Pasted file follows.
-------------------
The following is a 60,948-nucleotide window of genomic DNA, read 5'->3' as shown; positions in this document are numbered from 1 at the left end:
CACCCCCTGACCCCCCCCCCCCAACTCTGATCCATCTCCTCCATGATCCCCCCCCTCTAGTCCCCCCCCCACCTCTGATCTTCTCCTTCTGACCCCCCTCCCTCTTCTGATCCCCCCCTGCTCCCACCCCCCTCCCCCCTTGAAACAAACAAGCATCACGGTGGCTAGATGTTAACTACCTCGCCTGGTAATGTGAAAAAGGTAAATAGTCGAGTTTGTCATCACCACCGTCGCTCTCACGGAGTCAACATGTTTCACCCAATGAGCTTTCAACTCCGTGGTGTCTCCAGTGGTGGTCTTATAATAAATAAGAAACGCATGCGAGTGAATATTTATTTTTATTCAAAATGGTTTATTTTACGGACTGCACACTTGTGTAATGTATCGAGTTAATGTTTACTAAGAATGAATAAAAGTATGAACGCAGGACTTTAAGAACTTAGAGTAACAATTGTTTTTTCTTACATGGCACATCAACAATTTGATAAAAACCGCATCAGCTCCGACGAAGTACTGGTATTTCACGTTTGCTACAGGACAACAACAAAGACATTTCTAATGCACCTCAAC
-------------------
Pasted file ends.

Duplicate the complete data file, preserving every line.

The following is a 60,948-nucleotide window of genomic DNA, read 5'->3' as shown; positions in this document are numbered from 1 at the left end:
CACCCCCTGACCCCCCCCCCCCAACTCTGATCCATCTCCTCCATGATCCCCCCCCTCTAGTCCCCCCCCCACCTCTGATCTTCTCCTTCTGACCCCCCTCCCTCTTCTGATCCCCCCCTGCTCCCACCCCCCTCCCCCCTTGAAACAAACAAGCATCACGGTGGCTAGATGTTAACTACCTCGCCTGGTAATGTGAAAAAGGTAAATAGTCGAGTTTGTCATCACCACCGTCGCTCTCACGGAGTCAACATGTTTCACCCAATGAGCTTTCAACTCCGTGGTGTCTCCAGTGGTGGTCTTATAATAAATAAGAAACGCATGCGAGTGAATATTTATTTTTATTCAAAATGGTTTATTTTACGGACTGCACACTTGTGTAATGTATCGAGTTAATGTTTACTAAGAATGAATAAAAGTATGAACGCAGGACTTTAAGAACTTAGAGTAACAATTGTTTTTTCTTACATGGCACATCAACAATTTGATAAAAACCGCATCAGCTCCGACGAAGTACTGGTATTTCACGTTTGCTACAGGACAACAACAAAGACATTTCTAATGCACCTCAAC